I think about breakups like war- there’s never any one event that causes a breakup, even though it might seem that way. Hundreds of tiny things have to happen and build up over time, often with a catastrophic event being the final push into war. So for your breakup, the first thing I’d like you to do is to make a list of what you’re willing to take responsibility for, and what responsibility you are assigning to him.
That first snooping you did, when you thought something was going on with him and an ex, that is your responsibility. Now, I see that first snoop as your heart and brain trying to alert you to the fact that this guy was being sneaky. You weren’t sure what to be suspicious of, so you focused on this ex of his, but that was your instinct kicking in, and you should thank your instincts.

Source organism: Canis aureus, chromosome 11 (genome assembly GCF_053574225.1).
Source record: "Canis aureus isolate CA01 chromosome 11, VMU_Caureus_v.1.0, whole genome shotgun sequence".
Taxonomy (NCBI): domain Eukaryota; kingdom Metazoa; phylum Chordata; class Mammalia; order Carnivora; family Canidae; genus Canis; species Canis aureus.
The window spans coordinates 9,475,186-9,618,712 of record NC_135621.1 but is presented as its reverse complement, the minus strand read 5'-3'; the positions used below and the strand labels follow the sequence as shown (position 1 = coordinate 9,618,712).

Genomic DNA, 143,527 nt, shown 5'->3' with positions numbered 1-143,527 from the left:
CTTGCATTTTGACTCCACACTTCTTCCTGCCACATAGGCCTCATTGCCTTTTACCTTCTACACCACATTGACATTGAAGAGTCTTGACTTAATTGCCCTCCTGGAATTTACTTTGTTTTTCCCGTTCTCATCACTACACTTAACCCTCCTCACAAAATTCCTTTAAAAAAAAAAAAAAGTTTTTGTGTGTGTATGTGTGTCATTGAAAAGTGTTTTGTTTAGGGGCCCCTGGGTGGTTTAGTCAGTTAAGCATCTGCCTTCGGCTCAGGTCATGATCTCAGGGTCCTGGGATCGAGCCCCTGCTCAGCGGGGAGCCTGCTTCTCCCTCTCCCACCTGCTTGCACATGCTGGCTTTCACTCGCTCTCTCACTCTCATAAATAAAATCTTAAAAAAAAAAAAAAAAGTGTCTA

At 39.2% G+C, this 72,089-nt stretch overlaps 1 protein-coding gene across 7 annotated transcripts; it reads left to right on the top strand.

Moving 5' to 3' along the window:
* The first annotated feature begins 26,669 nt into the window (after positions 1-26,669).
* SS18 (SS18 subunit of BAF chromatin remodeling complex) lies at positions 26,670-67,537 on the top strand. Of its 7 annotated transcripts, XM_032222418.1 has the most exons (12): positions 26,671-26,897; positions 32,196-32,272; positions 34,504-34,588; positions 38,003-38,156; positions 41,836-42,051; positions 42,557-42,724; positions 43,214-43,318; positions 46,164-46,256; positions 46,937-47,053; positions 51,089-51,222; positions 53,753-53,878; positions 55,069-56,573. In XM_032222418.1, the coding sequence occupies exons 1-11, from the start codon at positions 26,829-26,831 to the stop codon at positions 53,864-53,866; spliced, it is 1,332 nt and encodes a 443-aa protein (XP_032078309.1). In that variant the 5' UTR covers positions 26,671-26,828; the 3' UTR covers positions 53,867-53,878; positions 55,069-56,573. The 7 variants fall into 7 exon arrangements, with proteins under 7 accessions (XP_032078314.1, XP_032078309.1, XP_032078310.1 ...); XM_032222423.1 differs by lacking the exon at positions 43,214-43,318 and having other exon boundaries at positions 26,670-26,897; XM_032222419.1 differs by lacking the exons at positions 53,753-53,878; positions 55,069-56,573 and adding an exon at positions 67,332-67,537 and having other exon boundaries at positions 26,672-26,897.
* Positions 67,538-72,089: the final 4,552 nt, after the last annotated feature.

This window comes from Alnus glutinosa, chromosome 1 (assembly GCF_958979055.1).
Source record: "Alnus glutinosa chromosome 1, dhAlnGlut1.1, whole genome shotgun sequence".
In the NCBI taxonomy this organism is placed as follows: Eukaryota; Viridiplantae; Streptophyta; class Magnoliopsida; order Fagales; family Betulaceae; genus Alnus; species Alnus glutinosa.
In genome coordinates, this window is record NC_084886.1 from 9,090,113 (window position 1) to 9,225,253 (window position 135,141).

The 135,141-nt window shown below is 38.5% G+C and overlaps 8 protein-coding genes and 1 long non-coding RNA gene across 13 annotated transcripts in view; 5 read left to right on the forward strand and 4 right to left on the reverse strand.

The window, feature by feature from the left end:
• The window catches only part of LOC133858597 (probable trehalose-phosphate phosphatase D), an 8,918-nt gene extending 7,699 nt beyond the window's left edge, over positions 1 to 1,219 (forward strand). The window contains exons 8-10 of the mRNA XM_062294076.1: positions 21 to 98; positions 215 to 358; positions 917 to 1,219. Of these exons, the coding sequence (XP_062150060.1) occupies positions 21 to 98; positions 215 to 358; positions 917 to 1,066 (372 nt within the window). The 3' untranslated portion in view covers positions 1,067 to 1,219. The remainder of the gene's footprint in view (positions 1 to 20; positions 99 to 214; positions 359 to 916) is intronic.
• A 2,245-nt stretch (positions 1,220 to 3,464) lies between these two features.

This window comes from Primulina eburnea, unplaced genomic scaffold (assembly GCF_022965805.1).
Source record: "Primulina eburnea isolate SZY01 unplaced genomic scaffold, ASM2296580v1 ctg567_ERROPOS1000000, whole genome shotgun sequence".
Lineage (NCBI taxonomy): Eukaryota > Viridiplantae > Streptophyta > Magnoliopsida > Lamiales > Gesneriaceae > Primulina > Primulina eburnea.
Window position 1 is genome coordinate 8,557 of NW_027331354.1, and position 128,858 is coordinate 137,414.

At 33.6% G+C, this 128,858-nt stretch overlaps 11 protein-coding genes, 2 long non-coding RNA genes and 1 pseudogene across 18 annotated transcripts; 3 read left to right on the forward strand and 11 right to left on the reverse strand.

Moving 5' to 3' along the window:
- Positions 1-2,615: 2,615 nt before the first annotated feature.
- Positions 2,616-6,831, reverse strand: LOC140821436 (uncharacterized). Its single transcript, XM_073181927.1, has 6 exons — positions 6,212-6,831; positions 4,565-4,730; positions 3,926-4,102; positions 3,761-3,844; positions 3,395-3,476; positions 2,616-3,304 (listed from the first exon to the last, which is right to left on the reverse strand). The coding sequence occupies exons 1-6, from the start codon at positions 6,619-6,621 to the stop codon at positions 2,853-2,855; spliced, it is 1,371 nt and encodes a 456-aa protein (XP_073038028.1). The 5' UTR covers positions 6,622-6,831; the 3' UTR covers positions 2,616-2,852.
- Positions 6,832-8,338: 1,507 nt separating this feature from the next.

The other thing you have to take responsibility for in this relationship is that you continuously gave him permission to cheat on you by staying with him. There were no consequences for his behavior, so why should he change it? I know it’s a double-edged sword. To not put up with cheating means breaking up with a cheater, but to stay with a cheater without that cheater taking some serious responsibility for his mistakes (rather than blaming you for being suspicious) means that you okay with being treated that way.
After making a list of the things you are willing to take responsibility for in the breakup, be willing to admit what responsibility lies in him. Is it your fault that he cheated? NO. That’s his. Is it your fault that he couldn’t seem to stop cheating? NO. Again, that’s his. What else belongs to him?